Furthermore, UK medical device manufacturers may, in the future, require the services of an Authorised Representative to gain access to the EU market, while the EU and the rest of the world’s medical device manufacturers may need an Authorised Representative to gain access to the UK market, again we are in the perfect position, remember we, Advena, are based in the UK and in the EU, Malta.

There is a long and difficult path ahead for the UK and the EU, the negotiation process will not be easy or straightforward. However for medical device manufacturers who need an Authorised Representative the choice has been made a little simpler, choose Advena!

For more information please email

Lithium batteries and Medical Devices in the EU

The safety of battery operated devices is attracting increasingly stringent scrutiny and it has been determined that, as from 1 May 2012, all lithium-ion batteries must be tested and certified to the standard IEC 62133. The exceptions are for information technology equipment (standard IEC 60950-1 applies) and audio/video devices where IEC 60065 applies.

This includes all batteries and battery packs intended for use in conjunction with medical products which must be evaluated and certified accordingly. (This would normally be undertaken and certified by the battery manufacturer / supplier.)

A supplier’s pre-certification to IEC 62133 will assist to assure that the legally required and applicable Medical Device Directive essential requirements may be answered , in particular essential requirement 9.3:

9.3 Devices must be designed and manufactured in such a way as to minimise the risks of fire or explosion during normal use and in single fault condition. Particular attention must be paid to devices whose intended use includes exposure to flammable substances or to substances which could cause combustion.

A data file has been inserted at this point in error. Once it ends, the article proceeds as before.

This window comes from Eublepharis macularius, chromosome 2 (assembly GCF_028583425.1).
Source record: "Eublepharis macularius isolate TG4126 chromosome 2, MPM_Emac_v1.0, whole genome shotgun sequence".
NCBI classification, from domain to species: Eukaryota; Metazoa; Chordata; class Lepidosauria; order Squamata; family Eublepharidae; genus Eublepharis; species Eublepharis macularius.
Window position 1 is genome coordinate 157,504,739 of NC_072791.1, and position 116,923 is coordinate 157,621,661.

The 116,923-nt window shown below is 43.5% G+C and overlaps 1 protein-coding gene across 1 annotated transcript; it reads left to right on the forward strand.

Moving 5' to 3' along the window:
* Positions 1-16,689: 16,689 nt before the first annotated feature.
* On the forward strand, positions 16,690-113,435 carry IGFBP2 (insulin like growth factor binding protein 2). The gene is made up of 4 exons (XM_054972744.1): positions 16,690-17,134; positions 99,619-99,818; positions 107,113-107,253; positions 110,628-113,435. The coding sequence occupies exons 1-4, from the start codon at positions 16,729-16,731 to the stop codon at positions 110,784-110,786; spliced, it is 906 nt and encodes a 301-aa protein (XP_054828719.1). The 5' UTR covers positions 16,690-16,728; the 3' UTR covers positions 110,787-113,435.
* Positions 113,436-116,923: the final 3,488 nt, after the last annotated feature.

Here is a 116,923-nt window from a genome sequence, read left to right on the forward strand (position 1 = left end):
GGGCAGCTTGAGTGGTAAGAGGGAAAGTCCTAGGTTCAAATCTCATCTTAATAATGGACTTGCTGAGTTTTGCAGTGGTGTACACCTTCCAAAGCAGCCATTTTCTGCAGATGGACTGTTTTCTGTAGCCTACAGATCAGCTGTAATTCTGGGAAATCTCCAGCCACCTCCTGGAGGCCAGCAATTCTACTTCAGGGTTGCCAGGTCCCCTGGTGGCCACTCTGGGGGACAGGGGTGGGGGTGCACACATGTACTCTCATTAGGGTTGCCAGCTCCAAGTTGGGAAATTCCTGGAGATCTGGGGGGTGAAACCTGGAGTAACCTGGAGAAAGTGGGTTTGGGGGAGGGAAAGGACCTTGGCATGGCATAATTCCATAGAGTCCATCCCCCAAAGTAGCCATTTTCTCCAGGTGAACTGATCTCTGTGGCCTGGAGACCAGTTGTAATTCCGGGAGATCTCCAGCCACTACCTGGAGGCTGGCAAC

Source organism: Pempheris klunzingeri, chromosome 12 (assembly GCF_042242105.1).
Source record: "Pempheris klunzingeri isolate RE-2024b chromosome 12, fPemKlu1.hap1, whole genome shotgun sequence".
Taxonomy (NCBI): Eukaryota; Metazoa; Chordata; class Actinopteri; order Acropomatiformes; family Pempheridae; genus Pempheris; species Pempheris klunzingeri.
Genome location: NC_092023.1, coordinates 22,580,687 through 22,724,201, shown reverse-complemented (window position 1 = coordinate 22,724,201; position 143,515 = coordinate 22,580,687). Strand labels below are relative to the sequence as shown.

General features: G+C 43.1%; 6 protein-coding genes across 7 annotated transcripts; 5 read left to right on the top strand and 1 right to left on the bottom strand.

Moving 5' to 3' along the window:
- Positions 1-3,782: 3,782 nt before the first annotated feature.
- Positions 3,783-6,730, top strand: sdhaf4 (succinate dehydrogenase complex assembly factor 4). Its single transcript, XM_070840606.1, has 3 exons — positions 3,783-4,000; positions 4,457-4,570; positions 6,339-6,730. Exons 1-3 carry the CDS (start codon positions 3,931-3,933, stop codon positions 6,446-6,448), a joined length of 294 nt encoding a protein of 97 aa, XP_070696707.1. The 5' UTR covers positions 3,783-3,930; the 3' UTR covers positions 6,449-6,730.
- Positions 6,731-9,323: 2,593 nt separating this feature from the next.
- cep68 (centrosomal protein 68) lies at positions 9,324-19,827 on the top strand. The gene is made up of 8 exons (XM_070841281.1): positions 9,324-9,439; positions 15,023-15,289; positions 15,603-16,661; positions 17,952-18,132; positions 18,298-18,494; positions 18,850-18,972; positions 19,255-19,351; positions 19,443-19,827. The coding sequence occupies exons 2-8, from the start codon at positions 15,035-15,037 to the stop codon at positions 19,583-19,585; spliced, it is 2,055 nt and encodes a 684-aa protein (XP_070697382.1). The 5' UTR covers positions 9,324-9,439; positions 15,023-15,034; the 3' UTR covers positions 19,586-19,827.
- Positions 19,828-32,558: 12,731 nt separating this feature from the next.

This will then relate to the way the a medical device manufacturer may demonstrate that hazards from using such batteries in their device(s) have been risk assessed to the EU harmonised and essential standard EN ISO 14771; 2012. By undertaking such a risk study, as part of the Technical File, it should be demonstrated that the device is:

  1. Inherent safety by design
  2. Protective measures in the actual medical device and/or manufacturing process
  3. Information for safety, such as labeling and instructions for use

If the battery is incorporated within a device then the whole device, including the actual battery and charging circuits, should conform to EN ISO 60601-1 which covers basic safety and essential performance for all Medical Electrical Equipment.

With the spread of wireless and mobile technology, electromagnetic disturbances arise which can affect medical equipment and prevent it from working in the way it was intended to. Therefore it is also essential that such medical equipment is not oversensitive to radio frequency interference and in addition electromagnetic emissions from it should not interfere with other equipment and systems. Essentially this means testing and certifying to

BS EN 60601-1-2:2015 Medical electrical equipment – Part 1-2: General requirements for basic safety and essential performance – Collateral Standard: Electromagnetic disturbances – Requirements and tests

Before any electrically powered device will be accepted in a clinical or hospitals environment it would be expect it to be certified accordingly before they would purchase.

Prepared for Brexit: Advena in the news

The Business Desk West Midlands

“Warwick firm adopts Maltese registration to improve EU trading”

Coventry Telegraph

“Advena Limited is based in Warwick and will retain all of its operations in the UK, but has set-up an office in Malta where the business is now registered as a subsidiary.”

Advena are prepared, by active leadership from our dual locations, to assist medical device and cosmetics manufacturers wherever they are to practically and efficiently work through any political eventuality that the UK’s vote to leave the EU may inspire. For further details please see our Brexit Information Portal >